FG Asks Organised Labour, NLC, TUC To Shelve Strike, Obey Subsisting Court Order


The Nigerian government has cautioned the organised labour – comprising the Nigeria Labour Congress (NUC) and the Trade Union Congress of Nigeria (TUC), to shelve its planned industrial action beginning from Monday midnight, saying there is a subsisting court order, which restrained them from embarking on strike.

The Attorney-General of the Federation and Minister of Justice, Lateef Fagbemi, SAN, said this in a statement on Monday adding that “the Labour unions must obey the subsisting court order.”

The AGF reminded the NLC and the TUC that there was a subsisting court order stopping the unions and their affiliates from embarking on the strike.

The interim order was granted on November 10 by the President of the National Industrial Court of Nigeria, Justice B. B. Kanyip.

The statement released by Kamarudeen Ogundele, Special Assistant, Communication and Publicity to the AGF and Minister of Justice, said the unions had been served the court order and, therefore, must surrender themselves to the authority of the court which is already aware of the case.

“Any action taken contrary to the order will be tantamount to contempt of court. We use this medium to urge the unions to respect the court order and adhere to the principle of the rule of law. There is no need to resort to self-help.

“We urge workers to report for duties and not to entertain any fear as their safety is guaranteed and will be protected within the ambit of law,” the AGF stated.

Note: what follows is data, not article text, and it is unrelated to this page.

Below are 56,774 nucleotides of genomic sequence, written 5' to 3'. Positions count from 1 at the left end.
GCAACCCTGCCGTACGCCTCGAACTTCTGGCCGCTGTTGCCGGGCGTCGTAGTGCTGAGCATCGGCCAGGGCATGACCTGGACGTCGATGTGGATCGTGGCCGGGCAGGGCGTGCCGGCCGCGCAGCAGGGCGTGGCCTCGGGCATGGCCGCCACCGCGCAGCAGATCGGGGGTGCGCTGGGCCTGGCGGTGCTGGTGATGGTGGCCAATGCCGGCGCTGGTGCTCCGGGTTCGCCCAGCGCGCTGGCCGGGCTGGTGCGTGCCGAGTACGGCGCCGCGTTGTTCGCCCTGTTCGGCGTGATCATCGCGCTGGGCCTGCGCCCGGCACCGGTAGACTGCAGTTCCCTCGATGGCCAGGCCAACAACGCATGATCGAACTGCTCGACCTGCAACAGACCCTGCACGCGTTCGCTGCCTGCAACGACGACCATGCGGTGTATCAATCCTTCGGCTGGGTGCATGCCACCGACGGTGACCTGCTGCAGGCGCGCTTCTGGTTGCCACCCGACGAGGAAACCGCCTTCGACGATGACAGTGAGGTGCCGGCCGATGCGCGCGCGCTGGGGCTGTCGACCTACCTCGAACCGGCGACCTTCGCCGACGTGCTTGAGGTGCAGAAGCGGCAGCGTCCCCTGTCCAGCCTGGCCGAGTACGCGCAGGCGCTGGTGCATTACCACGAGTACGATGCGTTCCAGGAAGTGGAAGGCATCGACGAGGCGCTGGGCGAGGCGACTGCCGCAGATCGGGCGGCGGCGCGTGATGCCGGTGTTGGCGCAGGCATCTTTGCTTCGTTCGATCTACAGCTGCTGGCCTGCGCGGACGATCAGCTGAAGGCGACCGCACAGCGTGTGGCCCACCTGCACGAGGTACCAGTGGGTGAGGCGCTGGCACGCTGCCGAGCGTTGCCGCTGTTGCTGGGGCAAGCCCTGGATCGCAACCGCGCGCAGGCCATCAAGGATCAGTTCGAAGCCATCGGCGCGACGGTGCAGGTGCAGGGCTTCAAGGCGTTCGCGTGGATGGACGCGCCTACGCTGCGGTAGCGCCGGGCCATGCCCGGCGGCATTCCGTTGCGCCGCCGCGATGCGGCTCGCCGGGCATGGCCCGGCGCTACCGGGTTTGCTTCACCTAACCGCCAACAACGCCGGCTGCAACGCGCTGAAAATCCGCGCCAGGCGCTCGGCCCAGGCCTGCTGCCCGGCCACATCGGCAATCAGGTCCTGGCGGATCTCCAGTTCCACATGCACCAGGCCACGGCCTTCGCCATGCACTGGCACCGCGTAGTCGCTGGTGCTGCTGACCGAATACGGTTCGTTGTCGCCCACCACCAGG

It would be recalled that President of the National Industrial Court, Justice Benedict Kanyip, had recently restrained the Nigeria Labour Congress (NLC), the Trade Union Congress (TUC) as well as other affiliate unions from embarking on strike from Tuesday November 14.

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The two leading labour unions were restrained from going on with the planned strike based on an ex parte order secured by the Nigerian government, seeking to stop the industrial action.

The FG had told the court that allowing the planned industrial action to hold, would have adverse effects on the economy as well as unleash untold hardship on citizens and their businesses.

Consequently, Justice Kanyip invoked sections 17 and 19 of the National Industrial Court Act to issue the restraining order against the labour unions.

The judge had said it was within the power of the court to intervene by way of restraining order to ensure peace and tranquility.



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